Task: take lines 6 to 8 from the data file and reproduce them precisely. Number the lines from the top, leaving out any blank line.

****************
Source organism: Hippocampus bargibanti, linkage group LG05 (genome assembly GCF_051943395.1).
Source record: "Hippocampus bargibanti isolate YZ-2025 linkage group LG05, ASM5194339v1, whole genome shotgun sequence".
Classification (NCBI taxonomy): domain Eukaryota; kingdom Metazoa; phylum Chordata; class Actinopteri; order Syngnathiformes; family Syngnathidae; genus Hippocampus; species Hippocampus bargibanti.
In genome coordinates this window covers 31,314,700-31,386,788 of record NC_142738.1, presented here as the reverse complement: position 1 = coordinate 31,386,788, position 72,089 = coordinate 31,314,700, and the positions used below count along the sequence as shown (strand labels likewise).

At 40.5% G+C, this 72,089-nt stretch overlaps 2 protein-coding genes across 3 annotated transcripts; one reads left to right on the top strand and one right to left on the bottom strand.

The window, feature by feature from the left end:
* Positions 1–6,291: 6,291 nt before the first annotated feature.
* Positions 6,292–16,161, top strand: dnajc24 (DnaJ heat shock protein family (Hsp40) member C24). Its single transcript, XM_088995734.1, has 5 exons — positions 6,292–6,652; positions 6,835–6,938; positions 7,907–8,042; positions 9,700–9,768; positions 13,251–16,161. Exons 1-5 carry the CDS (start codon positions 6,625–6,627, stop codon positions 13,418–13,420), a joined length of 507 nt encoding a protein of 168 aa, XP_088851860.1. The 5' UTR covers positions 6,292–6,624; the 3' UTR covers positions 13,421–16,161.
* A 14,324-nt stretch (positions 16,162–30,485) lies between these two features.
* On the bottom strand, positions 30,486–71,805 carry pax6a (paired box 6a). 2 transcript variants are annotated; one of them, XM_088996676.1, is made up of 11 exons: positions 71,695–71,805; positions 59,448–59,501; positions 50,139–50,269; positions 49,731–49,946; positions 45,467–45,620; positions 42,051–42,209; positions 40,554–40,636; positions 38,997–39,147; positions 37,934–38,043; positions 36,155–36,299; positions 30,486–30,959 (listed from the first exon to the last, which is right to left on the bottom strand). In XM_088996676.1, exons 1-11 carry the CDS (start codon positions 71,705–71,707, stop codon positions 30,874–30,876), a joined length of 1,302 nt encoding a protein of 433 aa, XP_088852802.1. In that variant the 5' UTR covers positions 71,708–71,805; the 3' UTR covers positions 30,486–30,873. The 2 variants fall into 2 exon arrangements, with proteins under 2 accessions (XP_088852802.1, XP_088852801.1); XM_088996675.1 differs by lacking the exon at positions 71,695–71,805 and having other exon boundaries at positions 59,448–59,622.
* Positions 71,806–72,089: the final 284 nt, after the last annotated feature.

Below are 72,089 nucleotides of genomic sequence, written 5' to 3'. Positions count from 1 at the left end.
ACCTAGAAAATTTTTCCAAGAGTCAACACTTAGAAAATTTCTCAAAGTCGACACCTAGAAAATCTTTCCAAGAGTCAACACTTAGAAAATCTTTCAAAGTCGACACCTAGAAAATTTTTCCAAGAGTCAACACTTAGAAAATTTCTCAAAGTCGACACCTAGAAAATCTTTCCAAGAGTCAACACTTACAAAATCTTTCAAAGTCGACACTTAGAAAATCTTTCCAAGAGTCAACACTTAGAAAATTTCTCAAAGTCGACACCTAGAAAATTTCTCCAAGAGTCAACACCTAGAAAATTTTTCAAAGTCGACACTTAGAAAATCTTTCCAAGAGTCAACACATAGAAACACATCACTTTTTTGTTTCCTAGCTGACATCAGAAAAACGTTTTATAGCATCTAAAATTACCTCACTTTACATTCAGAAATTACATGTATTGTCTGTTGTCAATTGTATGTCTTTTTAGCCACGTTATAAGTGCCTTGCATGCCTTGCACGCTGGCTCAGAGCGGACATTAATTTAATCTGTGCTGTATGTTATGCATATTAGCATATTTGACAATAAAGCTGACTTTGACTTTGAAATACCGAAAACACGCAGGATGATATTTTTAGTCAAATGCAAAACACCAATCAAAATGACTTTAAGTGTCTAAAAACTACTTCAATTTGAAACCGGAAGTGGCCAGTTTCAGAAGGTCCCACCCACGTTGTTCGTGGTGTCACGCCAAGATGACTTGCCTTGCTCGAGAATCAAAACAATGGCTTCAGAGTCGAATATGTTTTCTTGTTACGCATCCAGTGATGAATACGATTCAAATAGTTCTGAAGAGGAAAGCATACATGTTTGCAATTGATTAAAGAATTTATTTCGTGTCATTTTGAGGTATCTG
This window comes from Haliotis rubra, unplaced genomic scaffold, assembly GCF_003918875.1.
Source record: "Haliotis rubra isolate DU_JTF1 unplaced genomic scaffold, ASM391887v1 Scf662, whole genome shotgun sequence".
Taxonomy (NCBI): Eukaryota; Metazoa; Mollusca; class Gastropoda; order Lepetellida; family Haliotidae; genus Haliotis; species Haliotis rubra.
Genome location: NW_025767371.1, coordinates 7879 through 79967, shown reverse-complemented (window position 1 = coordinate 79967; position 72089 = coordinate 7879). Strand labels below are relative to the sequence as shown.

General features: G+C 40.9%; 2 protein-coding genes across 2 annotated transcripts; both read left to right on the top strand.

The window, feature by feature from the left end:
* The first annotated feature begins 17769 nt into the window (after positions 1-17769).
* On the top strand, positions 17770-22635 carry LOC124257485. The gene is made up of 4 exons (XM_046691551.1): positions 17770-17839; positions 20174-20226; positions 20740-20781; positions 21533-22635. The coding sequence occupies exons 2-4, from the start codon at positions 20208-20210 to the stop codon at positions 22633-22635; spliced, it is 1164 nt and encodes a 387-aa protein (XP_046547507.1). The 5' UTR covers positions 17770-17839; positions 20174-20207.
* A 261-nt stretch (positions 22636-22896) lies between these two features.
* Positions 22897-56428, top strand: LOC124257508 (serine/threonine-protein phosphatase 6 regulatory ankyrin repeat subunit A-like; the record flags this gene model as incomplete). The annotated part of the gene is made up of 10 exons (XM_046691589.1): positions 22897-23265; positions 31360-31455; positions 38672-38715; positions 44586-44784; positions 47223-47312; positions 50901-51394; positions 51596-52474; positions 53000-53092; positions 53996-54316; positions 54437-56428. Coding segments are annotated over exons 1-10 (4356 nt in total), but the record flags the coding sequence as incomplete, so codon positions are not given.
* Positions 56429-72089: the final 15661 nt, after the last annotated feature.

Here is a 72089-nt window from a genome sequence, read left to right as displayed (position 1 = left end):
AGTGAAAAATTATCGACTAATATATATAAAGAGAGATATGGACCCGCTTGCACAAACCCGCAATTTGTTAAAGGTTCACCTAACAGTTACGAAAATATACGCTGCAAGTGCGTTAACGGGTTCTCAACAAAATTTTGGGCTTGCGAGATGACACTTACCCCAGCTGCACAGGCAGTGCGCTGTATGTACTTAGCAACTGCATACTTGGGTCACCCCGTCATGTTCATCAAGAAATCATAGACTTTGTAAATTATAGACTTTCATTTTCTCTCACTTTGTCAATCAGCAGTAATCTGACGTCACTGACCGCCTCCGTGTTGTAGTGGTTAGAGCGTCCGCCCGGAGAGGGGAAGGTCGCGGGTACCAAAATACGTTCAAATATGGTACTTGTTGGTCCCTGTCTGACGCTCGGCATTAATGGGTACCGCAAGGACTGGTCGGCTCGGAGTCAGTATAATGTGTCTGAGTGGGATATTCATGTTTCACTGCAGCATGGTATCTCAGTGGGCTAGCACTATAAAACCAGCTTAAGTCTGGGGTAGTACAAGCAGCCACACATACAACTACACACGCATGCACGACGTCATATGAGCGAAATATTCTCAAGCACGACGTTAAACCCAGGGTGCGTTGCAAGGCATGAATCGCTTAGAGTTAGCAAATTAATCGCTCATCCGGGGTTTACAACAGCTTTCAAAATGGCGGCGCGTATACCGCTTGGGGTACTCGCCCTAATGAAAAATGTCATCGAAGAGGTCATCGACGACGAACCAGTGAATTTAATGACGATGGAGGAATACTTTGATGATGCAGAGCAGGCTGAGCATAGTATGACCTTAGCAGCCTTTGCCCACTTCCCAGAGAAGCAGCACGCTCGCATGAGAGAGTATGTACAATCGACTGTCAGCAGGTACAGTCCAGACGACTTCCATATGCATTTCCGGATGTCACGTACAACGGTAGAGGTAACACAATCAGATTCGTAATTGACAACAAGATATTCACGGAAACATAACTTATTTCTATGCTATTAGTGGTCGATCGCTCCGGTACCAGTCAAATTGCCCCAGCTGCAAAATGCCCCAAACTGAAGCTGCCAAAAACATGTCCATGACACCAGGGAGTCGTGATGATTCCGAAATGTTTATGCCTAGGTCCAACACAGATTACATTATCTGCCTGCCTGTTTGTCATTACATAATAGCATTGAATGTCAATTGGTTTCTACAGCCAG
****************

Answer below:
The window, feature by feature from the left end:
* Positions 1–6,291: 6,291 nt before the first annotated feature.
* Positions 6,292–16,161, top strand: dnajc24 (DnaJ heat shock protein family (Hsp40) member C24). Its single transcript, XM_088995734.1, has 5 exons — positions 6,292–6,652; positions 6,835–6,938; positions 7,907–8,042; positions 9,700–9,768; positions 13,251–16,161. Exons 1-5 carry the CDS (start codon positions 6,625–6,627, stop codon positions 13,418–13,420), a joined length of 507 nt encoding a protein of 168 aa, XP_088851860.1. The 5' UTR covers positions 6,292–6,624; the 3' UTR covers positions 13,421–16,161.